Museum Hall

21 Sala Museo (3)


In the majestic complex of Bollate, the Arconati Family constituted one of the most prestigious collections in Lombardy in the 17th-18th centuries.. Galeazzo Arconati undoubtedly started the collection which was crucial to his future artistic choices. This passion arose from the influence of his many youthful travels to Rome, in compliance with traditions of those times and in response to the educational programme of the aristocracy and nobility of Milan.

These first contacts with ancient art led him to become a great art enthusiast and protagonist of the artistic scenario of Milan in the 17th century. For example, Galeazzo had a museum built inside the villa, with a long rectangular hall decorated with relief stuccos of different shapes of medallions representing historical and mythological scenes involving figures from the Greek and Roman worlds.Today, at the centre of the main wall of this hall, there is a bust framed within an oval, marble medallion, held up by four relief cupids, and surrounded by a drape representing Galeazzo Arconati: a tribute made by his descendants and completed with the dedicated inscription dated 1753. On the right of the hall a niche opens out, which still today hosts one of the most famous items of the collection – the statue of Pompeius Magnus. The space is painted with false reliefs depicting Roman eagles, armours and two male figures enclosed in painted niches, while in the background is a deceiving play of an opening that reveals an architectonic view of colonnades with golden capitals, storiated parapets and a building opening upwards from a square space. On the ceiling of the niche, decorated with false stucco with flowers and symbols recalling war, is the painting of a battle scene between the Roman army with its standard containing the inscription “SPQR” and an opposing population of enemies that is very obviously defeated.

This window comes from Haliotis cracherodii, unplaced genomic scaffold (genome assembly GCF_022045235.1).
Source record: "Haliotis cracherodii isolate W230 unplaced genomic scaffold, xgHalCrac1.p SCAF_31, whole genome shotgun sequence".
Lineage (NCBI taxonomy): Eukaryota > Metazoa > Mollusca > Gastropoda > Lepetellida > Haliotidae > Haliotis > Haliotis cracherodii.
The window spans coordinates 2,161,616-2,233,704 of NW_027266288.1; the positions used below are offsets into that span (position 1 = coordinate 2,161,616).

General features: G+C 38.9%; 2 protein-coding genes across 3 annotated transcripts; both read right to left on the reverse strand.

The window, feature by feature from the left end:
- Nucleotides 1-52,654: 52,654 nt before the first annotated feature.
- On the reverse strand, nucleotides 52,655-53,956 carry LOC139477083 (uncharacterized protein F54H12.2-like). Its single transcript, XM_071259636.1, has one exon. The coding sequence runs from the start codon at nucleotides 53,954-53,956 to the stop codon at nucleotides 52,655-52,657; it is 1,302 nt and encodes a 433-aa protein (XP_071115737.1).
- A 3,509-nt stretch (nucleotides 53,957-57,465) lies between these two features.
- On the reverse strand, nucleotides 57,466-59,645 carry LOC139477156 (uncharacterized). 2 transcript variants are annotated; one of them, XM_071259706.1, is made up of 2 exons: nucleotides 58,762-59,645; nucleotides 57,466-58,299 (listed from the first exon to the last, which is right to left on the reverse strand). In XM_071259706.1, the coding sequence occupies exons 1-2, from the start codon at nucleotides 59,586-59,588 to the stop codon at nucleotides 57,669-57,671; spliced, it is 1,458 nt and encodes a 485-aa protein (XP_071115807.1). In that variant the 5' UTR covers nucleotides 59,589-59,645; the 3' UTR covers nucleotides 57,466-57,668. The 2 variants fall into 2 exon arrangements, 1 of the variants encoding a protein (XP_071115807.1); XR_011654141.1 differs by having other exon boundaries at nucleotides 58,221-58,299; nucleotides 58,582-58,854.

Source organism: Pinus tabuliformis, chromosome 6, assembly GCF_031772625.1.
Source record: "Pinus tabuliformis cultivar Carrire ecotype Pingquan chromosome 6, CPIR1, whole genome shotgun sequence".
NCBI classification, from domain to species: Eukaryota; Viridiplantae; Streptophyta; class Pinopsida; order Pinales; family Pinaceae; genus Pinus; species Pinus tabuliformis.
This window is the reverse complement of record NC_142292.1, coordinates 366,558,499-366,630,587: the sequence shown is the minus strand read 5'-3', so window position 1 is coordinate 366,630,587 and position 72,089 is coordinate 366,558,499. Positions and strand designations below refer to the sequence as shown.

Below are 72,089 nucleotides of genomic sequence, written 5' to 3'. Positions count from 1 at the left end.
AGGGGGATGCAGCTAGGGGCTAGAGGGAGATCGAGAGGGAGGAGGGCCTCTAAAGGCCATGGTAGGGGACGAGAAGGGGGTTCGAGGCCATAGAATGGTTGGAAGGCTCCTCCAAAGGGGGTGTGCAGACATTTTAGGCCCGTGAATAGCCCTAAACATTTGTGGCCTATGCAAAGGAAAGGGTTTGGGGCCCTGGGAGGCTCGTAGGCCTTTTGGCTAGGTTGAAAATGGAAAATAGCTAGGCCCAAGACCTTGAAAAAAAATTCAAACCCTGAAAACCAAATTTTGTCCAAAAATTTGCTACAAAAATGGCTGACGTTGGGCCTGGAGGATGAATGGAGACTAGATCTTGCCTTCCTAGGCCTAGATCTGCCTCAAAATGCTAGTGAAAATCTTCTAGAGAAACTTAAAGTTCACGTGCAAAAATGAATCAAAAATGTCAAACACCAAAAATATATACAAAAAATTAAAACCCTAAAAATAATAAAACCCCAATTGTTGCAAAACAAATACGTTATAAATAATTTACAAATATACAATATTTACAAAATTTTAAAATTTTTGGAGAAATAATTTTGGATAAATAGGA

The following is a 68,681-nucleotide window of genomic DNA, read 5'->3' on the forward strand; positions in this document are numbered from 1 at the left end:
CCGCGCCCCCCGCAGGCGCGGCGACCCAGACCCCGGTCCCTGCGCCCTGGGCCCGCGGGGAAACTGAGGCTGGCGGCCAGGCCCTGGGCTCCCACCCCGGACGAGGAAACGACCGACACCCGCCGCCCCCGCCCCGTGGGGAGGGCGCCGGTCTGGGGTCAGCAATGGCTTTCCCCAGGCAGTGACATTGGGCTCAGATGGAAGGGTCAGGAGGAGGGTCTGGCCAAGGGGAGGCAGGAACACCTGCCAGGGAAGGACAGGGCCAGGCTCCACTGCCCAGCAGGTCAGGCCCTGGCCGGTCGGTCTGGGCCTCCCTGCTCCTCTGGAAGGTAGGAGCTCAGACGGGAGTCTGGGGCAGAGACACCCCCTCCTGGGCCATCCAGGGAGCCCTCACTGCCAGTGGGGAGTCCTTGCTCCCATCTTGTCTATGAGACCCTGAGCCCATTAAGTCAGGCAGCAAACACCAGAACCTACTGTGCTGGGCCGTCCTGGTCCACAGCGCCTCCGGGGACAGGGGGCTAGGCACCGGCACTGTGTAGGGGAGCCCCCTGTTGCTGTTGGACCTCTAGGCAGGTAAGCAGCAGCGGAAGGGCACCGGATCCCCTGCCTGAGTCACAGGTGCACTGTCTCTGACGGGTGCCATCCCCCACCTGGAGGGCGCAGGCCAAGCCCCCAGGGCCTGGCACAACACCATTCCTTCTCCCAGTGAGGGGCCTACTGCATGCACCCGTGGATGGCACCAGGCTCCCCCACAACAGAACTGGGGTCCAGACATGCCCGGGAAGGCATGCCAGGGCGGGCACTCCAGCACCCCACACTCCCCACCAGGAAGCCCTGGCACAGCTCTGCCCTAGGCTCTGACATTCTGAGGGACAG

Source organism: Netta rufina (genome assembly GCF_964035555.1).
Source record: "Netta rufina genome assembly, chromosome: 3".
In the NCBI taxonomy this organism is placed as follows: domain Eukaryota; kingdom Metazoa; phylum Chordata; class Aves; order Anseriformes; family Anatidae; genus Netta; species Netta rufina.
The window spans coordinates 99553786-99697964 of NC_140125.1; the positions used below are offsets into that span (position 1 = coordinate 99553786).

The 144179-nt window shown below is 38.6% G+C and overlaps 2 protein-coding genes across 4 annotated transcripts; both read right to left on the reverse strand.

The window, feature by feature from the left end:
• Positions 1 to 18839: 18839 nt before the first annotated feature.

As reporters of that period recounted, the Arconati collection boasted works of the greatest Italian artists, among which were Parmigianino and Tiziano, and was also embellished with rare works, like some important sculptures of the Roman age and the tiles and sculptures of the tomb of Gaston de Foix, a work of Agostino Busti also called Bambaja. The latter belonged to the unfinished funeral item currently kept at the Ancient Art Museum in the Sforzesco Castle in Milan, which Giuseppe Maria Arconati, grandson of Galezzo, recognised as a particularly valuable item bought in 1690 from the Santa Marta monastery in Milan. That same year he also set up a room to host the most important items of the collection which once also contained the Atlantic Code of Leonardo da Vinci, donated in 1637 to the Ambrosian Library, and bought by Galeazzo Arconati at a non-specified date from the heirs of Pompeo Leoni.